Shani Davis out of the medals at World Championships for first time

Shani Davis
AP
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Shani Davis finished fifth in his two best events, missing the podium at the World Single Distance Championships for the first time in his career.

Davis, a two-time Olympic 1000m champion and two-time 1500m silver medalist, finished 2.36 seconds behind Russian winner Denis Yuskov in the 1500m on Friday in Kolomna, Russia.

On Saturday, Davis was .68 behind Russian winner Pavel Kulizhnikov in the 1000m. Full competition results are here.

Davis, 33, is the world-record holder in both events and won a surprise World 1000m title last season, after contemplating retirement during a campaign in which he had one World Cup podium finish (a third place).

He is older than any previous World Championships men’s medalist in a distance shorter than 5000m, according to SchaatsStatistieken.nl.

“I’m not a middle-type-of-the-pack skater,” Davis said last year. “If I’m not competitive with the rest of the world, and I’m sixth and seventh and eighth, whatever, then it’s not for me. I can happily move on.”

This season, Davis also has one World Cup podium finish (a third place from Nov. 20).

He struggled at the Sochi Olympics, taking eighth in the 1000m and 11th in the 1500m as part of an overall disappointing performance by U.S. speed skaters.

Later Saturday, Brittany Bowe earned her second Worlds medal in as many days, silver in the 500m behind South Korean Lee Sang-hwa, the two-time Olympic champion and world-record holder. U.S. Olympian Heather Richardson-Bergsma was fifth.

Richardson-Bergsma and Bowe were first and second in the 500m at Worlds last year and second and third in the 1000m on Friday.

Earlier Saturday, Sven Kramer captured his 19th career World Single Distance Championships gold medal and second in as many days.

The Dutchman won his ninth Olympic or World title in the 5000m. Kramer hasn’t been beaten in that race at an Olympics or Worlds since Chad Hedrick topped him at the 2006 Olympics.

MORE: Two years to Pyeongchang: Updates on Sochi Olympic medalists

Olympic flame to travel by sea for Paris 2024, welcomed by armada

Paris 2024 Olympic Torch Relay Marseille
Paris 2024
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The Olympic flame will travel from Athens to Marseille by ship in spring 2024 to begin the France portion of the torch relay that ends in Paris on July 26, 2024.

The torch relay always begins in the ancient Olympic site of Olympia, Greece, where the sun’s rays light the flame. It will be passed by torch until it reaches Athens.

It will then cross the Mediterranean Sea aboard the Belem, a three-masted ship, “reminiscent of a true Homeric epic,” according to Paris 2024. It will arrive at the Old Port of Marseille, welcomed by an armada of boats.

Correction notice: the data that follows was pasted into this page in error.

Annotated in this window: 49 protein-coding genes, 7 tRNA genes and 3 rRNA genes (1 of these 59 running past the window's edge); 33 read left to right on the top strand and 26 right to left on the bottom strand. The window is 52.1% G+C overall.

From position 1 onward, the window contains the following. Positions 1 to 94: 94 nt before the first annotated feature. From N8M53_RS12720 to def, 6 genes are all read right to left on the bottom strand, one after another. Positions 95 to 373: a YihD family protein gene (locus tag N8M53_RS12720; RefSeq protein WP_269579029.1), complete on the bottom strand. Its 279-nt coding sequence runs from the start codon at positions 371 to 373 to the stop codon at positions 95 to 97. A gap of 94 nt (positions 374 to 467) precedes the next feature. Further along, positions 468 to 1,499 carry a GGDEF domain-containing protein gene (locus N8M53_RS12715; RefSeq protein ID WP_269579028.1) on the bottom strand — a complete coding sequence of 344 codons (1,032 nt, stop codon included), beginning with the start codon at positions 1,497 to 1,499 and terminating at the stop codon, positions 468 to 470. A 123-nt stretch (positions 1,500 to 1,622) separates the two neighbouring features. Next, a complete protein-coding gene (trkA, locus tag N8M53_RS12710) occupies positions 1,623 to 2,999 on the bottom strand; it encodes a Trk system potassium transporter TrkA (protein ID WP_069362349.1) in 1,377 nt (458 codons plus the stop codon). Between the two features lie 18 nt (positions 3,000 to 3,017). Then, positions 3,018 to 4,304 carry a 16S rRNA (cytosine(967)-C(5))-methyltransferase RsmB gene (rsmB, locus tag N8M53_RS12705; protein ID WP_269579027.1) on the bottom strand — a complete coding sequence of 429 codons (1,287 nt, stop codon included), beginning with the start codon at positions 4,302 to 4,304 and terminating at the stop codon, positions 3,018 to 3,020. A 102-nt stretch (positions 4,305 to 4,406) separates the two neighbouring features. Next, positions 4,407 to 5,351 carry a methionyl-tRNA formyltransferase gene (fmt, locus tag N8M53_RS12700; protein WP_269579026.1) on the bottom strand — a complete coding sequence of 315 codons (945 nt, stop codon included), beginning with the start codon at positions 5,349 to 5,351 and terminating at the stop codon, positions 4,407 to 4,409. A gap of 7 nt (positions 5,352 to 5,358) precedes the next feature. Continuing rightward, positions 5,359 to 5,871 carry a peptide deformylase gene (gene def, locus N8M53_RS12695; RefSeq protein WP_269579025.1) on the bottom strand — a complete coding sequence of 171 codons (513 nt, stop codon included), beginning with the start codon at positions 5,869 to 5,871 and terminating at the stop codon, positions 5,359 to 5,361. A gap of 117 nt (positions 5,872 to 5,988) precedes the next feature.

Marseille is a former Greek colony and the oldest city in France. It will host sailing and some soccer matches during the Paris Olympics.

The full 2024 Olympic torch relay route will be unveiled in May.

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Paris 2024 Olympic Torch Relay Marseille
Paris 2024

Mikaela Shiffrin heads to world championships with medal records in sight

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Before Mikaela Shiffrin can hold the World Cup wins record, she can become the most decorated Alpine skier in modern world championships history.

Shiffrin takes a respite from World Cup pursuits for the biennial world championships in France. She is expected to race at least four times, beginning with Monday’s combined.

Shiffrin has a tour-leading 11 World Cup victories in 23 starts this season, her best since her record 17-win 2018-19 campaign, but world championships do not count toward the World Cup.

Shiffrin remains one career victory behind Swede Ingemar Stenmark‘s record 86 World Cup wins until at least her next World Cup start in March.

Shiffrin has been more successful at worlds than at the Olympics and even on the World Cup. She has 11 medals in 13 world championships races dating to her 2013 debut, including making the podium in each of her last 10 events.

ALPINE SKIING WORLDS: Broadcast Schedule

She enters worlds one shy of the modern, post-World War II individual records for total medals (Norway’s Kjetil Andre Aamodt won 12) and gold medals (Austrian Toni Sailer, Frenchwoman Marielle Goitschel and Swede Anja Pärson won seven).

Worlds take place exactly one year after Shiffrin missed the medals in all of her Olympic races, but that’s not motivating her.

“If I learned anything last year, it’s that these big events, they can go amazing, and they can go terrible, and you’re going to survive no matter what,” she said after her most recent World Cup last Sunday. “So I kind of don’t care.”

Shiffrin ranks No. 1 in the world this season in the giant slalom (Feb. 16 at worlds) and slalom (Feb. 18).

This year’s combined is one run of super-G coupled with one run of slalom (rather than one downhill and one slalom), which also plays to her strengths. She won that event, with that format, at the last worlds in 2021. The combined isn’t contested on the World Cup, so it’s harder to project favorites.

Shiffrin is also a medal contender in the super-G (Feb. 8), despite starting just two of five World Cup super-Gs this season (winning one of them).

She is not planning to race the downhill (Feb. 11), which she often skips on the World Cup and has never contested at a worlds. Nor is she expected for the individual parallel (Feb. 15), a discipline she hasn’t raced in three years in part due to the strain it puts on her back with the format being several runs for the medalists.

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